To throw one in the air for discussion...
Let's suppose sometime around December this year there was a 72 hour
solar eclipse which co-coincided with temporary national grid shut down
caused by massive solar flares etc, so no natural heat/light and no
leccy. It's gonna get might cold if this does happen..
Would it be possible to simply plug a portable generator into a socket
on ring main (plug<->plug) (genny<->ring main) in order to supply enough
power to fire up combi-boiler and pumps to provide heat and a bare
minimum of essential lighting?
And... is there such a thing as a small (portable) diesel generator that
would be happy to run on paraffin or diesel/paraffin blend as we still
have some paraffin left in the shop tank from the days of when it was a
hardware store... May as well consider putting it to some use as an
Would something like this be sufficient:
Only 44gbp exc vat and delivery, the price sounds too good to be true.
I'm not sure I could ever see me going down this route because the
idea of joining the generator's neutral and earth would frighten me
too much. I 'd be afraid of touching the generator and getting a
shock! Presumably you must only connect the N and E together if also
connected to an earth rod.
I would also be nervous about fitting a switch in the house's earth to
switch between grid earth and generator earth. I would be afraid of
the switch failing leaving me without an earth and all metal objects
going live. I seem to have a phobia about live cases don't I!
This is something beyond my comfort zone, so I will stick to using
torches in power cuts. Wouldn't gas lamps set off the (battery
backed-up) smoke alarms?
For a full house supply, it is. It's only capable of carrying a fraction
of the normal domestic supply. It'd be okay for a single ring main, and
maybe a couple of lights.
For an extra couple of quid:-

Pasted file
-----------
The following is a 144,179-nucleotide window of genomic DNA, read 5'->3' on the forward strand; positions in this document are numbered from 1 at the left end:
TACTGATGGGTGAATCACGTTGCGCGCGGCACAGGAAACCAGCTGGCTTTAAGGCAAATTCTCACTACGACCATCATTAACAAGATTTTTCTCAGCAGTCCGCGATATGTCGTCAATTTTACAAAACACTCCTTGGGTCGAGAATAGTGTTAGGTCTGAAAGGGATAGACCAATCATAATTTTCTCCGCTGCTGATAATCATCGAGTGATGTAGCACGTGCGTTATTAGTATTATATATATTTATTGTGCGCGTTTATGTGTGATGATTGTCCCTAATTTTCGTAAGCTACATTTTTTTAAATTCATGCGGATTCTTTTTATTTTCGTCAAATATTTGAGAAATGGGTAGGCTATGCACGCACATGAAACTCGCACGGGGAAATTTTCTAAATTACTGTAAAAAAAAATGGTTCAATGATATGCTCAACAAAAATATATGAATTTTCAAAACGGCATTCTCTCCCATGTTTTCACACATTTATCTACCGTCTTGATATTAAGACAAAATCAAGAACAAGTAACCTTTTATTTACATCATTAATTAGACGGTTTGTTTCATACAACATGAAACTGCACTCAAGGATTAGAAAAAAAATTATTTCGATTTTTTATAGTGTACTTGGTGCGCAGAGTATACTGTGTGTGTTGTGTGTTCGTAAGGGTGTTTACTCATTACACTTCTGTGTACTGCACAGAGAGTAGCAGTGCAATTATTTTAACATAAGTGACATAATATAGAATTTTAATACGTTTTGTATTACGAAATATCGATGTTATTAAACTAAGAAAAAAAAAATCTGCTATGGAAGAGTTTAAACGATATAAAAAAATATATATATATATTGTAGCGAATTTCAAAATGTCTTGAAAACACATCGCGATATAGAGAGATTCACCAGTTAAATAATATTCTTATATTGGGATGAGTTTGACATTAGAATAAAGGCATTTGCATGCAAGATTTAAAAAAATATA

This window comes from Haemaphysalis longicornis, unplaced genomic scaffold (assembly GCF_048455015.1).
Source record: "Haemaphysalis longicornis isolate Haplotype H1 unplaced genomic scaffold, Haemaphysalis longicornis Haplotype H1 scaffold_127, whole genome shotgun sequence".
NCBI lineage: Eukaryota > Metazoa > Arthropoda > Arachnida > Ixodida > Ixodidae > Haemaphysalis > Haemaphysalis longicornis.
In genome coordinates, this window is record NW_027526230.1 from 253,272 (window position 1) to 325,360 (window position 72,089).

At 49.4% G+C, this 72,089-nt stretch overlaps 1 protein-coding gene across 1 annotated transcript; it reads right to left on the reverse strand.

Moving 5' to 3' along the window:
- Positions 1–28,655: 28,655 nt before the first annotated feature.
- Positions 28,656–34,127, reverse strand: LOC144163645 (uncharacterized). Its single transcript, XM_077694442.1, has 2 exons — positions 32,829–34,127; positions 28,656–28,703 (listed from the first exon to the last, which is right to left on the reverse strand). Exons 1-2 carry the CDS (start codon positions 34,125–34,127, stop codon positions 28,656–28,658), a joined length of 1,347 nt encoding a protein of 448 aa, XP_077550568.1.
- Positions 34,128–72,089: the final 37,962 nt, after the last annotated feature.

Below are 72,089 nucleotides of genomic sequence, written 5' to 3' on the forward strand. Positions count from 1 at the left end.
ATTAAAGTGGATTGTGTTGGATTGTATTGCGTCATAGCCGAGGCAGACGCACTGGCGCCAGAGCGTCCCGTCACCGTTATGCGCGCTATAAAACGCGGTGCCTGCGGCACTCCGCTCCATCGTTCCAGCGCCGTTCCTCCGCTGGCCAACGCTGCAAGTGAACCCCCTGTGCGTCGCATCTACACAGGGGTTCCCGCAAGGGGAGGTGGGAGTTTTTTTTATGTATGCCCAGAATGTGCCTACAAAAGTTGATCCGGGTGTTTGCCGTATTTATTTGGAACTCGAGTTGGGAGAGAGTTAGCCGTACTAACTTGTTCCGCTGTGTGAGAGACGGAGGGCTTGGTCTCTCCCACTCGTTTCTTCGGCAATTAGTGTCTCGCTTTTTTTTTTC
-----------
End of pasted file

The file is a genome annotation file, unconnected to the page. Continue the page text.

Carries four times the current and is designed for the job.
NOt really a problem if you get a qualified electrician to do it.
On Fri, 13 Jan 2012 01:32:44 +0000, John Rumm wrote:
I was wondering what he has that fully loads a domestic ring and must
be powered... Base load of an occupied house is about 1kW, call it
2kW a nominal 8A.
But of course this is in circuit all the time so has to be able to
handle the *full* load (say 20kW, 80A) when on mains...
Why should they? All they produce is CO2 and H2O no smoke unless very
badly out of kilter. The do get HOT so things near by/above might
start to smoke...
Gas lights are by far the best source of emergency light IMHO, more
light than a 60W light bulb with ease and in all directions.
Torches produce beams and eat batteries when used continusly. Small
battery lanterns tend not to have long run times and produce little
light. I do have a twin tube flourescent jobbie that lasts a good
8hrs in single tube mode with a fully charged 6v SLA battery. Also
produces a decent amount of light over a good area and will auto
switch on when connected to the mains when that fails. Handy to have
setup when the weathers a bit bad and the lights are flickering...
Uniross DL828 but it appears to be
On Fri, 13 Jan 2012 01:36:48 +0000, John Rumm wrote:
Not sure that is a good idea. Under no supply conditions you can't
rely on the supply wires still doing what they are supposed to do. If
the upstream N-E bond broke the N would then be a floating phase, in
theory your earth rod should pull that back down but you do have to
make sure that your earth rod is fully up to spec regarding impedance
etc otherwise you'll have to treat the installation as TT.
Aye, it's voltage differences that are the problem. Tie everything
together and things become safer. But note that should the supply N-E
bonding fail things can start to get "interesting" again.
Unless the house was next to the substation and/or the rod set in Marconite
deep in wet ground, I doubt you could ever hope to get down to 0.8 Ohm L-E
loop impedance. So generally if a rod is involved, best to assume TT by